Thursday, 10 January 2013

#6: Scotland



The Prime of Miss Jean Brodie
Muriel Spark (Scotland, 1961)
★ ★
"These years are still the years of my prime. It is important to recognise the years of one's prime, always remember that." 
    - Miss Jean Brodie
Every now and then, I come across a book that - while by no means poorly written, or overly long, or even particularly bad - I am very glad I will never have to read or even think about again.

I realise this may not make the most engaging opening to a book review, but I've often felt that if a reviewer convinces you not to waste your time on something they already have, they've done their job. Martyrs to the cause of entertainment, or something like that. 

Muriel Spark doesn't need defending, in any case. Rated by the Times as #8 in the 50 greatest British writers since 1945 (above Lewis and Burgess but below Tolkien and V. S. Naipaul) and twice shortlisted for the Booker Prize, she was awarded a DBE for services to literature in 1993.

I haven't read any other Spark, but I'm led to understand (by the above list, and many others) that The Prime of Miss Jean Brodie is her finest work. I'm not looking to defame it, or to argue that it shouldn't hold this status - but I admit, I'm struggling to understand why it does.


“Give me a girl at an impressionable age and she is mine for life."
- Miss Brodie

To anyone planning on reading Miss Brodie, I have one suggestion: harden yourself, in advance, to repetition. Various characters, over the course of less than 200 pages, will talk about the importance of "being in one's prime" - nod your way through it sagely, in the interest of retaining your sanity. No human being outside of childhood - most of the characters in this story do start off as children, and inexplicably remain so throughout their teens - parrots speech in the way Miss Brodie's pupils do. Spark's art is in using certain words and concepts so frequently, and with such gravity, that you become convinced that they must have a deeper meaning.

I've always found this kind of tactic rather irritating. I don't claim to understand the metaphorical content of every story I read, nor do I blame the author if something goes over my head. But I remain very suspicious of writers who seem at pains to emphasize that motif lies ahead, or please give way for oncoming symbolism. Missing the point is frustrating, but if I have my face rubbed in it and still don't get it, I start to wonder if there really is a point to it at all.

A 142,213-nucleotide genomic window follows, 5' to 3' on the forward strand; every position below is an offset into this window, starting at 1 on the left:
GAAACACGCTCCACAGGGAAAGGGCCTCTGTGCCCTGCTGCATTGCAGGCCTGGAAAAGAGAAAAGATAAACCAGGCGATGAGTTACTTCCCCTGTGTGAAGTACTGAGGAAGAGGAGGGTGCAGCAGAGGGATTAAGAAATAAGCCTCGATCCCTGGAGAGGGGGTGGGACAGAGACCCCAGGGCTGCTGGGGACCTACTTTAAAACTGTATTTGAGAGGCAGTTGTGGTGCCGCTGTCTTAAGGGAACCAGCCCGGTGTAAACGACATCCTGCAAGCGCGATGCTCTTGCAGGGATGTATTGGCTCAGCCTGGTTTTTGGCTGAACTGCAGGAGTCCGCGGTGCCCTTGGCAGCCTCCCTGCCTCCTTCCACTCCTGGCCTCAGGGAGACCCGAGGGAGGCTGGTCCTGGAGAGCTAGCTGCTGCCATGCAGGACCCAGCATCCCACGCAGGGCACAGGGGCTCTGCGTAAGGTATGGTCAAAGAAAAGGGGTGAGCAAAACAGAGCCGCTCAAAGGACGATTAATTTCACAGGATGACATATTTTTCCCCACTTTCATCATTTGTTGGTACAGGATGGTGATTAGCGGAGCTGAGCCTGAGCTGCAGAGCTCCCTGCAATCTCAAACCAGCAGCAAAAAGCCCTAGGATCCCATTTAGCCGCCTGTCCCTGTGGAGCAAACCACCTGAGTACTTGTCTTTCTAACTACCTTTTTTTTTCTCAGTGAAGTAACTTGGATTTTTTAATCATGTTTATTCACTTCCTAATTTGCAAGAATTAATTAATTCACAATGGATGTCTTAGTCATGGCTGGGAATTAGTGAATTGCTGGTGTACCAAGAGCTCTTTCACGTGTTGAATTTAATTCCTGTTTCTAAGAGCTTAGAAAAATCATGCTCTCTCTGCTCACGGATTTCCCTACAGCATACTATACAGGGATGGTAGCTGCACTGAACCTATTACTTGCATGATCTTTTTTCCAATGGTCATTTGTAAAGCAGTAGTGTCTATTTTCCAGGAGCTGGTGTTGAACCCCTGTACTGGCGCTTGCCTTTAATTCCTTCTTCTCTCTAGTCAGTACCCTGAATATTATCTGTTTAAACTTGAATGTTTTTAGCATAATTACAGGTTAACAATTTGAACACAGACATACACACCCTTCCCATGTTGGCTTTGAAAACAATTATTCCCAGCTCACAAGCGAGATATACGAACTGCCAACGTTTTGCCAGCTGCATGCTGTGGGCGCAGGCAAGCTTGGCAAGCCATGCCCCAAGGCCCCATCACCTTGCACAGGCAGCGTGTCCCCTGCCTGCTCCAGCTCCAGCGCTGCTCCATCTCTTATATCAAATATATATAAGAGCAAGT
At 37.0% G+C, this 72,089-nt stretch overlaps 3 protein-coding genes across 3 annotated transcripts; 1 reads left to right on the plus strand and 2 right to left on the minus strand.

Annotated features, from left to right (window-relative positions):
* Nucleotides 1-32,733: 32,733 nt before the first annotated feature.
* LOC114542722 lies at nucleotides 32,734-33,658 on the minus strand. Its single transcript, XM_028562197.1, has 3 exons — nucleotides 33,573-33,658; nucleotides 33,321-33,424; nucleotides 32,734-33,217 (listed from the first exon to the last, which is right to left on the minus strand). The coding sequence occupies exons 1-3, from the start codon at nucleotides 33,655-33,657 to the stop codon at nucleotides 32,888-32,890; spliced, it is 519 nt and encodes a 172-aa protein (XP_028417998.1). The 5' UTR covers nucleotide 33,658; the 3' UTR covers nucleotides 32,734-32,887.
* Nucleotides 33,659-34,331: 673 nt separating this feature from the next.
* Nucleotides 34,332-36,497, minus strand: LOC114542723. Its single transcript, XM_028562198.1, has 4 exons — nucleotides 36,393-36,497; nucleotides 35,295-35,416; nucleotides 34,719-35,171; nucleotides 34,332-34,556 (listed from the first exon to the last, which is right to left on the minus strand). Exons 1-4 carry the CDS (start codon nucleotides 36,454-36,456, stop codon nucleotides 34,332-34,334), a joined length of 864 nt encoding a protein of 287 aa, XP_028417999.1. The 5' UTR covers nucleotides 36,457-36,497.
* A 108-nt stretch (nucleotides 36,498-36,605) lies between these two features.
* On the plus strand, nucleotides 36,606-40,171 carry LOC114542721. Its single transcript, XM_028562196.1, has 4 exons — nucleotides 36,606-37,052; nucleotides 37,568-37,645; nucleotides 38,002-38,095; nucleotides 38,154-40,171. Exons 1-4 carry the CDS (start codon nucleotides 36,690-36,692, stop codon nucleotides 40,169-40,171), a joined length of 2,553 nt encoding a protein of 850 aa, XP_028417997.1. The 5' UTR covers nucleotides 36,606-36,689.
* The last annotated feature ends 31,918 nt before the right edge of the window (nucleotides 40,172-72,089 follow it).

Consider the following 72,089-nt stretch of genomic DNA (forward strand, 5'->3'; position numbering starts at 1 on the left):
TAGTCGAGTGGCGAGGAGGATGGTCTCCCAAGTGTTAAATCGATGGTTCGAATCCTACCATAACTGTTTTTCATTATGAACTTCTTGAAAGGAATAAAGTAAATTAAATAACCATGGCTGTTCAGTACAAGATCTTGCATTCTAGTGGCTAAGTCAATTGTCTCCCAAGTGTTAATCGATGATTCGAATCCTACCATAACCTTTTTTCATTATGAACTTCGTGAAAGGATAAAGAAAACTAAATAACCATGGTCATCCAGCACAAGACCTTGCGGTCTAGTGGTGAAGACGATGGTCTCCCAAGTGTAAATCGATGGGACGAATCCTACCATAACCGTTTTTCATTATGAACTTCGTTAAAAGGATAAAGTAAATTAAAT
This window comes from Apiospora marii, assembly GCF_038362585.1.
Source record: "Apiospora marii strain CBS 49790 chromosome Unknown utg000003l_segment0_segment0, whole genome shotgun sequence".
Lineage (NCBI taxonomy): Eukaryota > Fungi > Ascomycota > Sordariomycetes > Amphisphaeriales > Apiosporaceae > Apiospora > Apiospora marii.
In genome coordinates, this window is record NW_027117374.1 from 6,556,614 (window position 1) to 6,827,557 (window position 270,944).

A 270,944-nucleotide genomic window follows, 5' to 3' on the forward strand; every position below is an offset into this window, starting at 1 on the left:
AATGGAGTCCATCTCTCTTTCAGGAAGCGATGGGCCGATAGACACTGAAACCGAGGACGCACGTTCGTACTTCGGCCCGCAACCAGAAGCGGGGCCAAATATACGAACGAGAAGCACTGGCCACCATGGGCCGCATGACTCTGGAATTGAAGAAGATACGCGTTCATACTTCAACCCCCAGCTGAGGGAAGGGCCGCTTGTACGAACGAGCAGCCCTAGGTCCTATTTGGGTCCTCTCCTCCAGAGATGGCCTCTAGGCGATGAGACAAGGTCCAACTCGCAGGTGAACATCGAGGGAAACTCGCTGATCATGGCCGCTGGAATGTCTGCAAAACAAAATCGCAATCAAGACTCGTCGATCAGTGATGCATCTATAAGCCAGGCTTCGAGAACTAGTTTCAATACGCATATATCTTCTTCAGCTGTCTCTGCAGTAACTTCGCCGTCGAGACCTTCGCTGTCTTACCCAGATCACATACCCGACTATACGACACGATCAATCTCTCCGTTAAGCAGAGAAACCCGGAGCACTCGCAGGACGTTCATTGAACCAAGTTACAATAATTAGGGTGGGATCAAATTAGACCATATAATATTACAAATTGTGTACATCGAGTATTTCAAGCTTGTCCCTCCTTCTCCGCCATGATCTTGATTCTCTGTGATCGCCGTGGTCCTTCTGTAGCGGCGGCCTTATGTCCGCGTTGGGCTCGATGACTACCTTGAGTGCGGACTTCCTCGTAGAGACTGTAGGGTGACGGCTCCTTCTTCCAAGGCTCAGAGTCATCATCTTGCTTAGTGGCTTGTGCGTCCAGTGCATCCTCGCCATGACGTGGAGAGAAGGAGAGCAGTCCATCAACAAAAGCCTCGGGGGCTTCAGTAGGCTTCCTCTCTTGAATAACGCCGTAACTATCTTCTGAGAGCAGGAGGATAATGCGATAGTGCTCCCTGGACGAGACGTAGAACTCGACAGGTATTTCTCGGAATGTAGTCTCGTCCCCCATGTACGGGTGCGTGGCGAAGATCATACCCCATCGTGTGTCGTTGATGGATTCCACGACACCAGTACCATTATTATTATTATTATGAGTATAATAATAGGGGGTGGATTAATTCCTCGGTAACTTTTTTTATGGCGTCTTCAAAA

“The word 'education' comes from the root e from ex, out, and duco, I lead. It means a leading out. To me education is a leading out of what is already there in the pupil's soul. To Miss Mackay it is a putting in of something that is not there, and that is not what I call education, I call it intrusion, from the Latin root prefix in meaning in and the stem trudo, I thrust.”
- Miss Brodie


This sort of play with language - an often artful blending of classical and modern, with the occasionally gentle innuendo thrown in - is fun, but tires quickly. By the end of the book, I felt that I knew a whole lot about a fictional woman who was of no specific interest to me. Brodie suffers from what I can't help thinking of as Mary Poppins syndrome - John Keating in Dead Poets Society has a similar affliction - the radical, free-thinking role model who Surprisingly, TV Tropes was unable to help me here: Brodie lies somewhere between the Trickster Mentor and the Cool Teacher.

In fairness, she is a far more interesting creation than either of these (and, I might add, I have a definite soft spot for Keating). She is frighteningly unflappable, at times exhibiting a lack of empathy that borders on the psychopathic. Treated as a character study in isolation, I could probably garner more enthusiasm for this book. It's just a shame the character is so damn annoying.

Was this a good novel to read for Scotland, ah, well... no. No, I feel I could do better than this, not least because this novel really isn't about Scotland (I won't stand for argument on this point... there are a few passages about Edinburgh, some of the most engaging of the whole novel, but the focus is overwhelmingly upon a privileged handful who could really be from anywhere at all). It is set there, and so meets my minimal criteria, but should I ever do a Rushlight re-read, Scotland will have itself a new novel.

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